In the world of smart watches at the moment, I really feel that the only smart choices are the Gear S2, anything from Pebble, or some of the fitness oriented ones like the new Fitbit, if that's what you're into. Android Wear and Apple Watch just aren't polished enough hardware or software to deliver a good experience.

      I've got the Pebble Time Steel. It's pretty great. I particularly like having a smartwatch when I'm at work and I get a phone call or message - I can briefly glance at my watch and decide whether to respond, ignore, etc.

    There are two reasons to wear a watch. Check the time or as a fashion/interest piece.

    If you only care about time and date, do yourself a favour and buy a $20 digital watch with date and time. Its more accurate than anything more expensive than it.

    If you like the fashion or mechanical aspects of it than prepare to have your wallet assaulted.

    "If you’re currently looking around as a watch rookie, perhaps you’ll find some of these sites I used useful." Really? A watch is a watch is a watch - you find the one you like the look of, that has all the features you want/need and is within your price range and you buy it. Why on Earth would you need to learn anything more about them?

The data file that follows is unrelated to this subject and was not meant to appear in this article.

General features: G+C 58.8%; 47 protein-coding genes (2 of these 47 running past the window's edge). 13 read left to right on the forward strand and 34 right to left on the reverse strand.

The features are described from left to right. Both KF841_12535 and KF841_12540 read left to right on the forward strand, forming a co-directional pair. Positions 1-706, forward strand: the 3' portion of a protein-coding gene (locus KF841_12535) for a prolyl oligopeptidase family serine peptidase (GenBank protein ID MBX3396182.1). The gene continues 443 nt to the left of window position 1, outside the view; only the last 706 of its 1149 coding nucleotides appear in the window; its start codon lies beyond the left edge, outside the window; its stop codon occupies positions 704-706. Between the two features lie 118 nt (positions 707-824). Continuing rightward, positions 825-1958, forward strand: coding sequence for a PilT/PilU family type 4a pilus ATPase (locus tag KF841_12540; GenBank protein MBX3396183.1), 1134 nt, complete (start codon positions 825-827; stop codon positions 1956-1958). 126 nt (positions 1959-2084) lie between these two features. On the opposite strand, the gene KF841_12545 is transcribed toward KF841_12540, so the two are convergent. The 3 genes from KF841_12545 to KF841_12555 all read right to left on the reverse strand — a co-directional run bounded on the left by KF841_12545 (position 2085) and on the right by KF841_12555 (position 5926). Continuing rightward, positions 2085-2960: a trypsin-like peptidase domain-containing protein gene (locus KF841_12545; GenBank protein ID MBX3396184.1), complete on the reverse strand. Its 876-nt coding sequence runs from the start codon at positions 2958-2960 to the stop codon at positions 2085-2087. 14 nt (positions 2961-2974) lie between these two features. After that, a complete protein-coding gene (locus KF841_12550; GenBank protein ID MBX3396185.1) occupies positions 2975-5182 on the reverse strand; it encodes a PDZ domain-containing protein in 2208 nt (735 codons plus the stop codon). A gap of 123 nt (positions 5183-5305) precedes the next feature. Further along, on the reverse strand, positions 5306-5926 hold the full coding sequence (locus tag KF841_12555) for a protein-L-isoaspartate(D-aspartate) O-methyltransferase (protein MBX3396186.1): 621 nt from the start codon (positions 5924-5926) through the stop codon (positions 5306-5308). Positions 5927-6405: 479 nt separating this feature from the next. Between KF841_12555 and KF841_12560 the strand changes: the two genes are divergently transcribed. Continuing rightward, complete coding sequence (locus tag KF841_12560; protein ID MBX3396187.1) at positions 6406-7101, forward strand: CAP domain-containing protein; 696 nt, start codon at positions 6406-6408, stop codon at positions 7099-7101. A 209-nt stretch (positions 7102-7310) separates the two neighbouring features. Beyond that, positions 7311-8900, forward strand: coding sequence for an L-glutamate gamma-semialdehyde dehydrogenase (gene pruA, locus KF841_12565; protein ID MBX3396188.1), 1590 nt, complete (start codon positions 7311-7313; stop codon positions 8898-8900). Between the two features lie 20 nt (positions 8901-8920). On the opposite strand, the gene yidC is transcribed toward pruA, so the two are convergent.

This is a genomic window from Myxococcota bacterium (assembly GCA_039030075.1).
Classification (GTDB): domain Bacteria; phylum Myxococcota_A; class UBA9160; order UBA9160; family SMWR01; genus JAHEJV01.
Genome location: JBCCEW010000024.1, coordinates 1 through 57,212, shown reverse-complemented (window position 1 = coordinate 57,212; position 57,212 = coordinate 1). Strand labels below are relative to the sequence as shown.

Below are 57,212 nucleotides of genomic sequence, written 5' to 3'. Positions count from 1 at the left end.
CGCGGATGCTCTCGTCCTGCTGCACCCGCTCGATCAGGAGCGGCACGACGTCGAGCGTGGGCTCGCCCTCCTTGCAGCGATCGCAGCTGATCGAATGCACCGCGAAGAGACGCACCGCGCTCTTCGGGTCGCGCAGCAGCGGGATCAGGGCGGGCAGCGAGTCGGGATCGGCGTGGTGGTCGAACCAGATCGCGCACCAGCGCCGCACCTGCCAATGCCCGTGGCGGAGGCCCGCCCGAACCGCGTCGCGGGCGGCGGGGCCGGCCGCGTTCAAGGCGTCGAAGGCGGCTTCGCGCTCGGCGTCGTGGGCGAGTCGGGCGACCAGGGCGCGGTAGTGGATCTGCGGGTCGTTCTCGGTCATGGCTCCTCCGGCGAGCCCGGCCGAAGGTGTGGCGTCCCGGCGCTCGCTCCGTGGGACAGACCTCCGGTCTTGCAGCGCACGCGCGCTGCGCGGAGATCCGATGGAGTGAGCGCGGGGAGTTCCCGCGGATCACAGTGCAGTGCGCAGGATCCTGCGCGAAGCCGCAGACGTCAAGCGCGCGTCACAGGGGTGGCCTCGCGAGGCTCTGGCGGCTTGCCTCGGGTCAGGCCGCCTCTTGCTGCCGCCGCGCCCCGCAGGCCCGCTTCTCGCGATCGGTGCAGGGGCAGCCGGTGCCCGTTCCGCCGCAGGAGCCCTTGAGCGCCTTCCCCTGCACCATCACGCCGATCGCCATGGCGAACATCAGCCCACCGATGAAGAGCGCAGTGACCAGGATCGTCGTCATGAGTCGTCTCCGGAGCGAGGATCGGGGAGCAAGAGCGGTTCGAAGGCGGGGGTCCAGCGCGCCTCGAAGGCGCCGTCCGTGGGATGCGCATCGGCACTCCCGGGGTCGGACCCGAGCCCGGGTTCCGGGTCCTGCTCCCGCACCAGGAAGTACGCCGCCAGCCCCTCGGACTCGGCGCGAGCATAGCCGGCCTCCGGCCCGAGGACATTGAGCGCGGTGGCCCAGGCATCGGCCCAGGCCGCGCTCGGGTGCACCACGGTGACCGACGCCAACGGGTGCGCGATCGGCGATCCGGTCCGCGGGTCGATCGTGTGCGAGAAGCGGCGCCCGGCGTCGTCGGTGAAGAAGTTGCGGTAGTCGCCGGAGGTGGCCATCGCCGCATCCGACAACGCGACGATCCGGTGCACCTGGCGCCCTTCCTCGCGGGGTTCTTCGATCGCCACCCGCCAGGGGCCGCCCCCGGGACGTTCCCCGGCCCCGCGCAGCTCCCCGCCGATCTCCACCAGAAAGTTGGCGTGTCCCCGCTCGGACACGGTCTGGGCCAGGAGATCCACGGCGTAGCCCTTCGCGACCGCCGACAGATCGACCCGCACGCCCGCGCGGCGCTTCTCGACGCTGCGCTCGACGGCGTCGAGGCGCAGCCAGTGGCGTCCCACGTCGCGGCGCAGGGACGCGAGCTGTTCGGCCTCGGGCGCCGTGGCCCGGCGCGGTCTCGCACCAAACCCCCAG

I got a watch for my 8th birthday and have worn one every day since. I simply couldn't imagine not having the time strapped to my wrist. Last year I bought a new one, just because my old one was six years old and I felt like a change. I spent $200 on a Skagen watch. They make super-slim and very stylish watches that I have sort of lusted after for a while so it is great to have one now. I still have my old one as a back-up, which is a first because I usually wear them until they die on me. I think I've only owned eight watches over nearly 50 years, they generally last pretty well.

    Why can't I just have a smart watch-band that sends fitness data to my phone/computer/the internet?

    i only recently had the desire for a wristwatch, bought myself a simple 44mm chrono by MVMT, and i love it.

    the only smart watch to tickle my fancy has been the gear s2, i like the fact its close to a traditional watch with smart features, the ability to change faces, and the longer than most battery life.

    i dont sleep with a watch on so the whole "you need to charge it daily" isnt so much of an issue for myself as i keep my watch near my keys and wallet at night and would keep the charger there.

    I'm the opposite of yourself as i feel the smartwatch is the hipster nerd thing at the moment and the analogue wristwatch is the norm. im very interested to see how the smartwatch concept develops.

      I guess I'm thinking of the whole revival of film cameras, turntables/vinyl, and other various bits of old tech making a comeback at the moment, and being remade as new products. Are mechanical watches a part of that movement, or not?